Entries in IOC (3)


International Olympic Committee Drops Wrestling from 2020 Games

ADRIAN DENNIS/AFP/GettyImages(LAUSANNE, Switzerland) -- The International Olympic Committee announced on Tuesday that it would be dropping freestyle and Greco-Roman wrestling, beginning with the 2020 Summer Games.

The reason for the decision was not made clear by the IOC, whose 15-member executive board ousted wrestling from Olympic competition via secret ballot.

However, there is plenty of speculation regarding what was behind the controversial decision to exclude one of the most traditional Olympic sports.

For some time, the IOC has talked of reducing the size of the Summer Games as well as making it appear more relevant to a younger audience.  Olympic-style wrestling is not a well-publicized sport in the U.S., which is dwarfed by the more entertainment-driven professional wrestling.

Mike Moyer, executive director of the National Wrestling Coaches Association, says the move will hurt Team USA.  Moyer says wrestling has been one of the top medal count sports for the U.S. over the past several Olympics, and the IOC decision will definitely cost America some medals.

There is the possibility that the IOC could reinstate wrestling when it votes in May to add another athletic event, but the chances of that are one in seven. Seven other sports -- including baseball and softball, karate, squash, roller sports, sport climbing, wakeboarding and wushu -- are up for the slot.

Copyright 2013 ABC News Radio


Europe‚Äôs Last Dictator Barred from London Olympics

NIKOLAI PETROV/AFP/Getty Images(MOSCOW) -- Who is blocking Belarus’ President Alexander Lukashenko from attending the London Olympics? That’s what the head of Russia’s Olympic Committee wants to know after the man dubbed Europe’s Last Dictator did not receive permission to travel there for the games.

“The organizing committee in London did not give accreditation to National Olympic Committee President Alexander Lukashenko. Isn’t sports outside politics?” Alexander Zhukov wrote on his Twitter account, according to Russian news reports.

RIA Novosti reports that the International Olympic Committee and London organizers both denied barring Lukashenko from attending.

However, now the British Embassy in Minsk, Belarus’ capital, has confirmed that Lukashenko was denied permission to enter the country because he is one of several Belarusian officials banned from entering the European Union, part of the sanctions against them for human rights abuses.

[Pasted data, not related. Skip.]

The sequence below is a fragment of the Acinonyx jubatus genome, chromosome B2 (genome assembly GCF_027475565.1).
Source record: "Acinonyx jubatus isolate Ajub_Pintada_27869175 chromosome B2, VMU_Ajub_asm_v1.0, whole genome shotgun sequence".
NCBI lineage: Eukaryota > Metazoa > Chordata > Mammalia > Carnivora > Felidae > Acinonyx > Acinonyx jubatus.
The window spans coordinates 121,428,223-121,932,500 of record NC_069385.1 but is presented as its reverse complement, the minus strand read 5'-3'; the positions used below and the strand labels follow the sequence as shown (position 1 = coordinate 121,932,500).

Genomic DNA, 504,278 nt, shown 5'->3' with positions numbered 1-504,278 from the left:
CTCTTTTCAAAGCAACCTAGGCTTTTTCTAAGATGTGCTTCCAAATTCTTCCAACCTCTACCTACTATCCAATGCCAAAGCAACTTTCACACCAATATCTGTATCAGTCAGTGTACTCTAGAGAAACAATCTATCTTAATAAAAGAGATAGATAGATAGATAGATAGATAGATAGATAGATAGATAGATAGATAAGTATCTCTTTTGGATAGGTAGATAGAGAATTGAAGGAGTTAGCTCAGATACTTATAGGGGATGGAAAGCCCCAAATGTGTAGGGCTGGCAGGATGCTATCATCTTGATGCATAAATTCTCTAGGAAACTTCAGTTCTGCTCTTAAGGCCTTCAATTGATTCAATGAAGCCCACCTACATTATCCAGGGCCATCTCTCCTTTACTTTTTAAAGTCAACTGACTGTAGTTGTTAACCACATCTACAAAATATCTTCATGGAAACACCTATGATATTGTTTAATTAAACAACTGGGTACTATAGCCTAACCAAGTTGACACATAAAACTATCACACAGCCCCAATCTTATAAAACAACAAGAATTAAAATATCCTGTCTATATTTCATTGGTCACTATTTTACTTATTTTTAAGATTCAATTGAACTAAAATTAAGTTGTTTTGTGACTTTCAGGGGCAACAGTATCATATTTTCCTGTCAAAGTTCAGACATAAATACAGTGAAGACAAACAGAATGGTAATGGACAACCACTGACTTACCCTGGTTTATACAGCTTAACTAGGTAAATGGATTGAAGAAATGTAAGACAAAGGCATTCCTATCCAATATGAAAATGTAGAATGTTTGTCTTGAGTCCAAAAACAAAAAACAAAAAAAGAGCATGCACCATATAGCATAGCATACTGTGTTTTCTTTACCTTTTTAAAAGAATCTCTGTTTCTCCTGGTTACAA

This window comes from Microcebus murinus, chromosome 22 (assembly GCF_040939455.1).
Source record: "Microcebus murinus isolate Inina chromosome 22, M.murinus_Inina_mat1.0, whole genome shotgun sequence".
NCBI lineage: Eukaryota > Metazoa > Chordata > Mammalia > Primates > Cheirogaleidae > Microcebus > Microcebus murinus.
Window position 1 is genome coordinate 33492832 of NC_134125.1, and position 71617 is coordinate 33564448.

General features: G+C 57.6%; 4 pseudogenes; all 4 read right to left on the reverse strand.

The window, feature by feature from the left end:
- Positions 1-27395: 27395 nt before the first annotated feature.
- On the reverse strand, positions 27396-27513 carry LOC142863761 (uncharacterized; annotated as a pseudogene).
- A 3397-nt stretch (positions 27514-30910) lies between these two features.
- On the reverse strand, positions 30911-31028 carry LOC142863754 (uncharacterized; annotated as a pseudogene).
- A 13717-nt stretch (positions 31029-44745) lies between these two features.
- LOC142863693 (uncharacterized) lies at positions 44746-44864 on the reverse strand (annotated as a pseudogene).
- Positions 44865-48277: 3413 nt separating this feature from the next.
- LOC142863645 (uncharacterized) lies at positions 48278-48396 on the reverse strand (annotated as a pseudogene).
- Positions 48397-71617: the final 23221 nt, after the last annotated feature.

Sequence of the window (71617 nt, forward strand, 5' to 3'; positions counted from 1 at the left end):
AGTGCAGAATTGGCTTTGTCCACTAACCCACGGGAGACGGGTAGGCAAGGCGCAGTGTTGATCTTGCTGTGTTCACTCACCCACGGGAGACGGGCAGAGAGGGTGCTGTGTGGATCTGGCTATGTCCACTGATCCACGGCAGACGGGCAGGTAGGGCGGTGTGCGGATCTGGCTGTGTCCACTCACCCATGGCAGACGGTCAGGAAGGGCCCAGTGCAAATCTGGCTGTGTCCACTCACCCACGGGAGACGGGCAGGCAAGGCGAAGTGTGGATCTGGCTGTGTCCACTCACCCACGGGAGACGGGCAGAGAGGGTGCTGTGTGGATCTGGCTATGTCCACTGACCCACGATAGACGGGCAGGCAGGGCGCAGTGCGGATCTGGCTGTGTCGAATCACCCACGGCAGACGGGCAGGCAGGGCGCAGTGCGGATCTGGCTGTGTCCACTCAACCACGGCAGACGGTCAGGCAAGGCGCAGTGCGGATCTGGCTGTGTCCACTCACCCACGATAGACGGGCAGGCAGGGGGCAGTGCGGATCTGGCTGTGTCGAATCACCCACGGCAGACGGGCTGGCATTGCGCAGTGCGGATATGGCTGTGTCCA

“President Alexander Lukashenko is on the list of persons prohibited from entering the EU. This prohibition will continue to operate during the Olympic Games,” a spokesman for the embassy told Russia’s Interfax news agency, adding that the decision will not change.

So far Belarusian officials have offered no comment.

The sanctions on Lukashenko and other Belarusian officials were imposed after authorities cracked down on a protest movement last year.

Lukashenko reportedly dispatched his country’s Olympic team to London with a goal to win 25 medals, including 5 golds.

Copyright 2012 ABC News Radio


Security Firm Uncovers International Cyber Siege

Hemera Technologies/Thinkstock(NEW YORK) -- Major companies and organizations have been under a sustained international cyber attack for several years, according to a report released Wednesday by McAfee.

Investigators for the security firm say the intruders have been in operation for five years and targeted sensitive data from U.S. military, corporate, and other systems.

The cyber spying investigation dubbed "Operation Shady Rat" uncovered a number of groups under siege from the hacking effort, including the United Nations, natural gas companies, a Florida real estate company, the government of Taiwan, and International Olympic Committee.

McAfee officials say 49 of the 72 organizations affected by the cyber attack were based in the U.S.

“We’re facing a massive transfer of wealth in the form of intellectual property that is unprecedented in history,” said Dmitri Alperovitch, McAfee’s vice president of threat research. “Even we were surprised by the enormous diversity of the victim organizations and were taken aback by the audacity of the perpetrators.”

Alperovitch also stirred speculation as to who might be responsible for the attack in saying McAfee believes one "state actor" was behind the intrusion because, "there is likely no commercial benefit to be earned from such hacks." Vanity Fair, which broke a story on the cyber siege, reports security experts the magazine consulted all pointed fingers at China.

McAfee says it became aware of the breach of security in March and released the 14-page report after working with the targeted organizations.

Copyright 2011 ABC News Radio

ABC News Radio